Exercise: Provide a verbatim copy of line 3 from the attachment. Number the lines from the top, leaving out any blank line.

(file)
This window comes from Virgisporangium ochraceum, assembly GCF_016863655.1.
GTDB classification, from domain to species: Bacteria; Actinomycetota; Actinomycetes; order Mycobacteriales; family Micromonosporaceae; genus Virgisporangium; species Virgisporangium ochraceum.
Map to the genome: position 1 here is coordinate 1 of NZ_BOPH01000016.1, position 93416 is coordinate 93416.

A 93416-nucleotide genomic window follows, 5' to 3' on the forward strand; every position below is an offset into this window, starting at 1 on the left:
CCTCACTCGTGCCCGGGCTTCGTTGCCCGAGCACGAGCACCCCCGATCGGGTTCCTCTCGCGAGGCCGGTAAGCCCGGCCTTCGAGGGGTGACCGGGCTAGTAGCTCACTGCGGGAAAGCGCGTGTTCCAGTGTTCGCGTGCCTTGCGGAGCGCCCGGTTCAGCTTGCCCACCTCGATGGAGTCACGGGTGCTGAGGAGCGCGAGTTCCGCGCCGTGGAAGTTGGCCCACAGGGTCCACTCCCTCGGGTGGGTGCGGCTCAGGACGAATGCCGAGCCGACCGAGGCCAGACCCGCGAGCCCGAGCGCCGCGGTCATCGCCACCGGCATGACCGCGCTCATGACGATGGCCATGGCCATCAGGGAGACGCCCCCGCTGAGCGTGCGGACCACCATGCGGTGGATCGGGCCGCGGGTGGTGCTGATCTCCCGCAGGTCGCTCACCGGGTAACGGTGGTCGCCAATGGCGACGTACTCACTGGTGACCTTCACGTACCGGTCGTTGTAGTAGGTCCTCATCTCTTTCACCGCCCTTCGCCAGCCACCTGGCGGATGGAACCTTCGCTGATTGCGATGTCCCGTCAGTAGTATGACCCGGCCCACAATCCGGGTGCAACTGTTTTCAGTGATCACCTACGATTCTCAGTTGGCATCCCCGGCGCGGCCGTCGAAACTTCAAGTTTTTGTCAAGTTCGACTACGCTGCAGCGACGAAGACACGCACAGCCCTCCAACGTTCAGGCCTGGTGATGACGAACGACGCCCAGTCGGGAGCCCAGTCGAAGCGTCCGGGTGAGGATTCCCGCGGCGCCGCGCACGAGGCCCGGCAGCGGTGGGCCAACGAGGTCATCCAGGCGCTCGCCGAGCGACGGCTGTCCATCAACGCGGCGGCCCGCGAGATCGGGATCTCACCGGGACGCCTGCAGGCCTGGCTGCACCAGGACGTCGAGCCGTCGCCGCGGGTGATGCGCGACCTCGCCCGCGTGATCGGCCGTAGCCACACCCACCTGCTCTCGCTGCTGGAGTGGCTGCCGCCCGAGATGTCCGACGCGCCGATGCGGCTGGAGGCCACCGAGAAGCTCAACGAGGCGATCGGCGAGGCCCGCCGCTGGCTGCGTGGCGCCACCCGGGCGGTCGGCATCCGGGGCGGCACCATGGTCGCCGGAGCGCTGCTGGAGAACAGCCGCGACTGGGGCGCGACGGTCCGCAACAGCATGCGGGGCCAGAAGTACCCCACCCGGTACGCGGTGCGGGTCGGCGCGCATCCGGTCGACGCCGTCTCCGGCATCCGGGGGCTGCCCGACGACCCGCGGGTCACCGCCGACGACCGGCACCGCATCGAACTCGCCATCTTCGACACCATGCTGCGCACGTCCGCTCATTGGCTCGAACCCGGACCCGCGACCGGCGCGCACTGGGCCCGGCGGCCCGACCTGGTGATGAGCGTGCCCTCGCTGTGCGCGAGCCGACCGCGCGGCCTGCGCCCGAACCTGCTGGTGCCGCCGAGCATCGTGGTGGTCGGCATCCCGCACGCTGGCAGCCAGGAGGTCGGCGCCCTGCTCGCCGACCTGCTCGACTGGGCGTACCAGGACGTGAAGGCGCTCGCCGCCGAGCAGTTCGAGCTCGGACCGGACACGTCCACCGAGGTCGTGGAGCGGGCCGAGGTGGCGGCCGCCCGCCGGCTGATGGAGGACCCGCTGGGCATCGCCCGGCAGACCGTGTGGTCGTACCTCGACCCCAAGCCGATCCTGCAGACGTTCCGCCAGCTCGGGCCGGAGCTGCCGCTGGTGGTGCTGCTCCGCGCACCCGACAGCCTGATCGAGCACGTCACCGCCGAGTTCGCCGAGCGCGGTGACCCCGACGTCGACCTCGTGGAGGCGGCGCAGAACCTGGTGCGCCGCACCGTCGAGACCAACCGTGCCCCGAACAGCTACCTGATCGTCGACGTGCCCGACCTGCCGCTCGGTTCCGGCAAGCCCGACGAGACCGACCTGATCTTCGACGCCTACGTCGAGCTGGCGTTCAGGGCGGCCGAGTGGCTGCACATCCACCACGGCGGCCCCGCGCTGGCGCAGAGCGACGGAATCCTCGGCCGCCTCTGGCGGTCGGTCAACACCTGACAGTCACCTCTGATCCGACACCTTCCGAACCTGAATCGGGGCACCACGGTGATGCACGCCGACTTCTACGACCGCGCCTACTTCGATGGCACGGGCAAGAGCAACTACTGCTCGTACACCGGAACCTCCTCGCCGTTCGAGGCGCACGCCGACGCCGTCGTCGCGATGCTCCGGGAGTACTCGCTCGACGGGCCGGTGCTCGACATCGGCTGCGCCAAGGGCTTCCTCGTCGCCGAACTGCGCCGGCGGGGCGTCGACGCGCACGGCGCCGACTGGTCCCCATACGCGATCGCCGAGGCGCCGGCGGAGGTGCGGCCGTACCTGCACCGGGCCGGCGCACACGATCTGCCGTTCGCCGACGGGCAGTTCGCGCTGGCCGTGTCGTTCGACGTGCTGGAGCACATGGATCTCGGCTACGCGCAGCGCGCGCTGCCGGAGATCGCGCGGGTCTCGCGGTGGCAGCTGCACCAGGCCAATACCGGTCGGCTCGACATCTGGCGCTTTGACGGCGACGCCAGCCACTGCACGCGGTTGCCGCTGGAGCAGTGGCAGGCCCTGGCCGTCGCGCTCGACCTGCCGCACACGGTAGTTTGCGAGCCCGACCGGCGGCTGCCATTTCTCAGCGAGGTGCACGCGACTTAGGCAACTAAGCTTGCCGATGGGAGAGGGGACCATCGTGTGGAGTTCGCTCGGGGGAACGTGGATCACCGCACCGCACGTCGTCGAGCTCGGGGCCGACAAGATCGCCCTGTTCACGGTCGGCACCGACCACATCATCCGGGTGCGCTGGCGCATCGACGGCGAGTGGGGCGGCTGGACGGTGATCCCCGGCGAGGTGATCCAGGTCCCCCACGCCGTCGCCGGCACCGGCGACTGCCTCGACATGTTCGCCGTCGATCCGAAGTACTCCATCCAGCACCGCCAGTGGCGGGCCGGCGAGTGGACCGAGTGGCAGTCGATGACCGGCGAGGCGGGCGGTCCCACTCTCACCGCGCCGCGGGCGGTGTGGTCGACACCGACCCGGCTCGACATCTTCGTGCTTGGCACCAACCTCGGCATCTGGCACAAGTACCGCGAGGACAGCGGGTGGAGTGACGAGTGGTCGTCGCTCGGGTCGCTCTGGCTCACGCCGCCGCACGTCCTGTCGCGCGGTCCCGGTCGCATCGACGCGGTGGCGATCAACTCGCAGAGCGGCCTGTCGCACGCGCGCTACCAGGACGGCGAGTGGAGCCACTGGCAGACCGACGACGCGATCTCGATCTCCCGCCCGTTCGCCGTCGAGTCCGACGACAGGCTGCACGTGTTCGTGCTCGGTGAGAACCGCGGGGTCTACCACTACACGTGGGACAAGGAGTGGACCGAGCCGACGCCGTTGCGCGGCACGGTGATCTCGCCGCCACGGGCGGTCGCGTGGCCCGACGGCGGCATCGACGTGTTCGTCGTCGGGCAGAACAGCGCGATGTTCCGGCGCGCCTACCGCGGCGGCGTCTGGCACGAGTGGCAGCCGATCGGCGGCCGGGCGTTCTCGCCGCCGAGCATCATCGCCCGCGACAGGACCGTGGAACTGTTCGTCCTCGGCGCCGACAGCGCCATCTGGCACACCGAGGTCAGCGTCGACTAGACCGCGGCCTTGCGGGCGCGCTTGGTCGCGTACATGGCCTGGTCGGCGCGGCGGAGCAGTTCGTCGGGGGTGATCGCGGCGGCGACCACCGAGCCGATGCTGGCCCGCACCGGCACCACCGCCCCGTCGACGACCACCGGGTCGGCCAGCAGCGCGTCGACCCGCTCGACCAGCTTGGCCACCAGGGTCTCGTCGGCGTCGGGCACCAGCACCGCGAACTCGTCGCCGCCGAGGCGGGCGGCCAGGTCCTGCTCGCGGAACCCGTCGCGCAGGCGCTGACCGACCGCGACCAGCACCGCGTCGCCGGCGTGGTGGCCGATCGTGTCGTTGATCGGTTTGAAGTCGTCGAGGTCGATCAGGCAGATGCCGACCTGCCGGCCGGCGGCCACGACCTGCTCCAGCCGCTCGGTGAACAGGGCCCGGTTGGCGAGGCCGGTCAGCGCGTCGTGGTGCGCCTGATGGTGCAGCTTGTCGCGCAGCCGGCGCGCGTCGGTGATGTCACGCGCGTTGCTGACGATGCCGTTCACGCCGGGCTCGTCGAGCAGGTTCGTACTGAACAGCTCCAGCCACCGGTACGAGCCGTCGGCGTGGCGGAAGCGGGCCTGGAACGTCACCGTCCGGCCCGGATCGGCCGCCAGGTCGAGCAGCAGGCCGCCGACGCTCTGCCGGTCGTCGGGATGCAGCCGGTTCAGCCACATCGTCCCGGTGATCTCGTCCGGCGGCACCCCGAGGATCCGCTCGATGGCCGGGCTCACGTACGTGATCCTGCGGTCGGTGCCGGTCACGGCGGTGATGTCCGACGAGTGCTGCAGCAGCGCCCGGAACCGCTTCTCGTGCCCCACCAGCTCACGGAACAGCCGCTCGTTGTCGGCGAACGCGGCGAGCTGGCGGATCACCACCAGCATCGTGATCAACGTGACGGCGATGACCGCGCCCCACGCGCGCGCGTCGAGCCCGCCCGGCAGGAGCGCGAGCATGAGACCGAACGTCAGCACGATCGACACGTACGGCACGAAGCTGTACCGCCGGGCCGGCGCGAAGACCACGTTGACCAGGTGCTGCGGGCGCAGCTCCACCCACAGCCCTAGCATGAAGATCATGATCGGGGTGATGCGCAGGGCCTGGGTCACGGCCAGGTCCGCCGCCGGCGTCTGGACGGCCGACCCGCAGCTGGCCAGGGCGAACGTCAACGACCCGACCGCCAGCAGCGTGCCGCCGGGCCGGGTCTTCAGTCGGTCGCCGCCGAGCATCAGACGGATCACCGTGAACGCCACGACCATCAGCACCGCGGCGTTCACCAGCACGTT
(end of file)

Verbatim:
Map to the genome: position 1 here is coordinate 1 of NZ_BOPH01000016.1, position 93416 is coordinate 93416.